Tag Archives: blogging rhetoric

Dunkin Donut pull off ad due to critcism by the blogosphere

Dunkin’ Donuts pulled off an add featuring celebrity chef Rachael Ray wearing a black-and-white fringed scarf on its website after criticisms by bloggers. The black-and-white scarf was said by blogger of Little Green Footballs to be typically worn by Muslim extremists. Conservative blogger Michelle Malkin fanned the flames by calling the scarf “jihadi chic”. The “fire” spread and soon, hundred of people posted comments condemning Dunkin’ Donuts.

This incident highlights the nature of the blogosphere. Firstly, it shows that companies are gradually responding to the bloggers and the big influence of the blogosphere on business models. Secondly, it shows the immediacy of the Internet makes response to public outcry faster. Definitely a good medium for social change, well, if used appropriately.

“Mr. Hirshberg said that the immediacy of the Internet made it seem like
an immediate response was necessary, no matter how far-fetched the
accusations. “The alternative is to assume that people will simply see
through it, draw their own conclusions, and chuckle it off,” he said.”

Netizens help put racist blogger behind bars

Singapore: While many people around the world often view Singapore as having limited freedom of speech, even on the internet, this article on a blogger being arrested for making racist remarks, proves that this is not exactly the case. Yes, yes, a blogger got arrested for his racist remarks, but how did he get found out? The government certainly did not police the Internet. It was fellow netizens who brought this to the attention of the police.

“The case came to the attention of police on May 19 when they received
two reports complaining of the alleged posts by the suspect.”

Is Man vs Wild ethical in its production methods?

Recently, I have been really hooked on the reality series on “Man vs Wild” on Discovery Channel, that features the host, Bear Grylls, going round the world’s most dangerous places and teaching the audience survival skills. It is pretty fascinating to me, at least i get to “visit” these places in the comfort of my couch. However, there was a series of accusations that the show is a fraud, and that Bear stayed in hotels and had experts with him to help him along or build rafts. Numerous clips on You-tube showed that the show is actually staged, and even wildlife were brought into the scene so that they can film and simulate the actual environment. Here is one that is pretty informative:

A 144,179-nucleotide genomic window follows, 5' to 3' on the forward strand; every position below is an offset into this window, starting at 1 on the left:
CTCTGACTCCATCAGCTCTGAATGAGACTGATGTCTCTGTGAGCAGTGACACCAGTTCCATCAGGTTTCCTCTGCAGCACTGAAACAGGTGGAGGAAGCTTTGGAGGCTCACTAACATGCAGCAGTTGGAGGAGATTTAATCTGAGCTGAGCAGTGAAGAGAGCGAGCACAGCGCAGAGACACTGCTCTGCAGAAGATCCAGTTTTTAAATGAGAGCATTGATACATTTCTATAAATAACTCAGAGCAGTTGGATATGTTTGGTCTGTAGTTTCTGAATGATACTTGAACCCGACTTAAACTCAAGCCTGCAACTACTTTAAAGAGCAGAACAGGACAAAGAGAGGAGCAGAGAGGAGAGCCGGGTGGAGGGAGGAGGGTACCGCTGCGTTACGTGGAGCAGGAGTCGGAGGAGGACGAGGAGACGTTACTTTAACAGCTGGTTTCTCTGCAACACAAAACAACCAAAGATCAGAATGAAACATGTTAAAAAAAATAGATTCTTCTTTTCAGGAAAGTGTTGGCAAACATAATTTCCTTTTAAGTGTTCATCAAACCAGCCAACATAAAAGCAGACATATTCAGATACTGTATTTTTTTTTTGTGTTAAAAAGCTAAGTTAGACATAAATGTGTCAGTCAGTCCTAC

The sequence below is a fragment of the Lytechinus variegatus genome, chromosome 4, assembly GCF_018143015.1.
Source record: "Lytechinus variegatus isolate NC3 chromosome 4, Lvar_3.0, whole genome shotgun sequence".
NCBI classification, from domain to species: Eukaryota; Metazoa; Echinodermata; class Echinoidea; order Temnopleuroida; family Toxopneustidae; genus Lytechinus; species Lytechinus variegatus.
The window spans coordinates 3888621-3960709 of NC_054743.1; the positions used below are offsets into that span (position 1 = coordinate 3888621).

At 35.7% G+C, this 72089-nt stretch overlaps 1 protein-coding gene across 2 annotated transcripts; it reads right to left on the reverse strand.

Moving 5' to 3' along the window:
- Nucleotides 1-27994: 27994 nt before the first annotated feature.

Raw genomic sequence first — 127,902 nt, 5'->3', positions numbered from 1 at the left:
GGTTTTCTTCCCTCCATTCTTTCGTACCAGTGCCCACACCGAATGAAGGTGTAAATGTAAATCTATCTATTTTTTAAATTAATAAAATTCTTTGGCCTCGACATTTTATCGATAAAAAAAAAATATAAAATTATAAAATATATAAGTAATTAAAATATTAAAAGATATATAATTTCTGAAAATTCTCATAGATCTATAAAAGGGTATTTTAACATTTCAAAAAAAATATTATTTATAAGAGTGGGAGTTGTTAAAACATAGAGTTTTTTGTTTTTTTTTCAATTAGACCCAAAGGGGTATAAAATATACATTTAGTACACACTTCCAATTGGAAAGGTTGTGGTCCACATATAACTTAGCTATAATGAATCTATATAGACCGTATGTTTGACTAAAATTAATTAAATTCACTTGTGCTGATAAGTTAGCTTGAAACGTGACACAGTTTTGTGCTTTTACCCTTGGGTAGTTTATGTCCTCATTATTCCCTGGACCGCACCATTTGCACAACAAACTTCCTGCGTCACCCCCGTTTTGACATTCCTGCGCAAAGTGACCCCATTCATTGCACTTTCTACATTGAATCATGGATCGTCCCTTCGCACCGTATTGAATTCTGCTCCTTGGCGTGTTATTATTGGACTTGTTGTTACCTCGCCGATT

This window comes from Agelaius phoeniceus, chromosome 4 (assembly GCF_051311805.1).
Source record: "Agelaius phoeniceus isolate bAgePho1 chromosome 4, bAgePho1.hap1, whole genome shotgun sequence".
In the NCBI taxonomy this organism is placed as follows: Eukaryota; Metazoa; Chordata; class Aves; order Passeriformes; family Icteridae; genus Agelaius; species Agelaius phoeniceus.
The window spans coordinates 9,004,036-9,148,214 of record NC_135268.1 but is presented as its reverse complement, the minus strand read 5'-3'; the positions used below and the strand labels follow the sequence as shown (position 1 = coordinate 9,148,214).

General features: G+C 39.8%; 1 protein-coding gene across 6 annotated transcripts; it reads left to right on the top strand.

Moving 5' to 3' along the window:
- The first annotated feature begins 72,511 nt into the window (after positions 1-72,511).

Man vs Hotel:

Well, it seems pretty unethical to me. But on the other hand, the goal of the programme is to educate the audience on survival skills should they encounter such a situation. Hence, it would be necessary for the crew to bring in animals from ranch etc, to show the audience how to survive. Plus, it is definitely necessary to have an expert around to give advice for the safety of Bear. But all these practical and necessary factors seem to reduce the awesomeness and reality of the show.

And guess what, we wouldn’t have known about this if not for the P2P websites like you-tube. It is a good example of the internet community being the fifth estate in the broadcast sphere.

Seattlepi scores in decision to not publish photos of two men who looked Middle Eastern

The blogosphere was criticized for the recent FBI blooper:

The FBI called off a global manhunt for two men who looked Middle Eastern and were on board the Washington State Ferry last summer. These men were found to be innocent tourists on a business trip snapping photos, and not displaying “an inordinate interest in the operation of the shipboard systems”.